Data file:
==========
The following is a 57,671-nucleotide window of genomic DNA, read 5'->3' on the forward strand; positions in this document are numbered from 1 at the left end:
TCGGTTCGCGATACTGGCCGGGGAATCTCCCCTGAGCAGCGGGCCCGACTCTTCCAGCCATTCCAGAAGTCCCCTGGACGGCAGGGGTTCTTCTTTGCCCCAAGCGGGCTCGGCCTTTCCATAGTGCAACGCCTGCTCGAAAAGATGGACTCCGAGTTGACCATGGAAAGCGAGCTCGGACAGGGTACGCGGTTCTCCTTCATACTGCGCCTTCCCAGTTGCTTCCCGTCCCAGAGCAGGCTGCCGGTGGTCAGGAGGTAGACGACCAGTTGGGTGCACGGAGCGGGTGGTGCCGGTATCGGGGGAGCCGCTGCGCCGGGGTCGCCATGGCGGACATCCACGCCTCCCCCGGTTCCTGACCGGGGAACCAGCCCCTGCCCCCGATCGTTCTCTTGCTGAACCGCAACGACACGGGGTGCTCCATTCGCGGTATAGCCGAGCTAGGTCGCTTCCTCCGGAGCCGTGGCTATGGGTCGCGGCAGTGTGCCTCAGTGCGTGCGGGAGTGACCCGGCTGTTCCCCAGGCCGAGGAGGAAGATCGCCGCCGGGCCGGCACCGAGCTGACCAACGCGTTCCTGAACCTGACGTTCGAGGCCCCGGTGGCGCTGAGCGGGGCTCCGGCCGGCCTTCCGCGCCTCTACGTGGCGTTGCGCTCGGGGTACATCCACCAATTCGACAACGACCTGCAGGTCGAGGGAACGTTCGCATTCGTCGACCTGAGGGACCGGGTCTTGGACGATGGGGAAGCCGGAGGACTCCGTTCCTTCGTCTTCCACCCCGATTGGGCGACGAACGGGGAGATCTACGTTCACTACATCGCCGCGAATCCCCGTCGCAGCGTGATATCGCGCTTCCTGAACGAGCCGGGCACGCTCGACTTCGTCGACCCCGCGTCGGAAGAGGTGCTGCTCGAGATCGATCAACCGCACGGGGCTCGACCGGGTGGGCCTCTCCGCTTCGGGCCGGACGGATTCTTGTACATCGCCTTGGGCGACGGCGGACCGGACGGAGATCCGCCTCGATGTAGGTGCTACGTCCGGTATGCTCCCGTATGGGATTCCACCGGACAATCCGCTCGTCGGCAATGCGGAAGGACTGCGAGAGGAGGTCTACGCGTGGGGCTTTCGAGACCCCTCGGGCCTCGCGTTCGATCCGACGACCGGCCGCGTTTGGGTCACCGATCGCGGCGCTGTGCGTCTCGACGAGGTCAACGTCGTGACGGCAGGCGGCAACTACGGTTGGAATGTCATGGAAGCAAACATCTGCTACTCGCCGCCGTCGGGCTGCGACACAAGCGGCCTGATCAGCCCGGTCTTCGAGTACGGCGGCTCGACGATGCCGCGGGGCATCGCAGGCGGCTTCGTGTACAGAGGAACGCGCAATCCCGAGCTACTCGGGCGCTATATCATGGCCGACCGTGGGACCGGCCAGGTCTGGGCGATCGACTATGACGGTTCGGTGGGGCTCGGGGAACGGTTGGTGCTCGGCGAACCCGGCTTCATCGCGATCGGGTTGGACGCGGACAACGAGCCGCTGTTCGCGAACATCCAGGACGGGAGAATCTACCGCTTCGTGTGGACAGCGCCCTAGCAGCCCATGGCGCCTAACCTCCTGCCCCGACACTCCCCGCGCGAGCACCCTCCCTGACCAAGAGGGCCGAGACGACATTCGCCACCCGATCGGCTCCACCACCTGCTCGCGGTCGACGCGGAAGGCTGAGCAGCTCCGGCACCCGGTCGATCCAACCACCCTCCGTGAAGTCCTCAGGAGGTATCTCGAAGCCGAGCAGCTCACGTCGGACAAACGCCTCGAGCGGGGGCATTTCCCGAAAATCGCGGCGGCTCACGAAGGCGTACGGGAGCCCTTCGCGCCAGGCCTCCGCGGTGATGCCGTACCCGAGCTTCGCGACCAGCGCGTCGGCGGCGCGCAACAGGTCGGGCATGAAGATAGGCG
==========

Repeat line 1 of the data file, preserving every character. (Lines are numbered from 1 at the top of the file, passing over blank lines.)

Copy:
The following is a 57,671-nucleotide window of genomic DNA, read 5'->3' on the forward strand; positions in this document are numbered from 1 at the left end: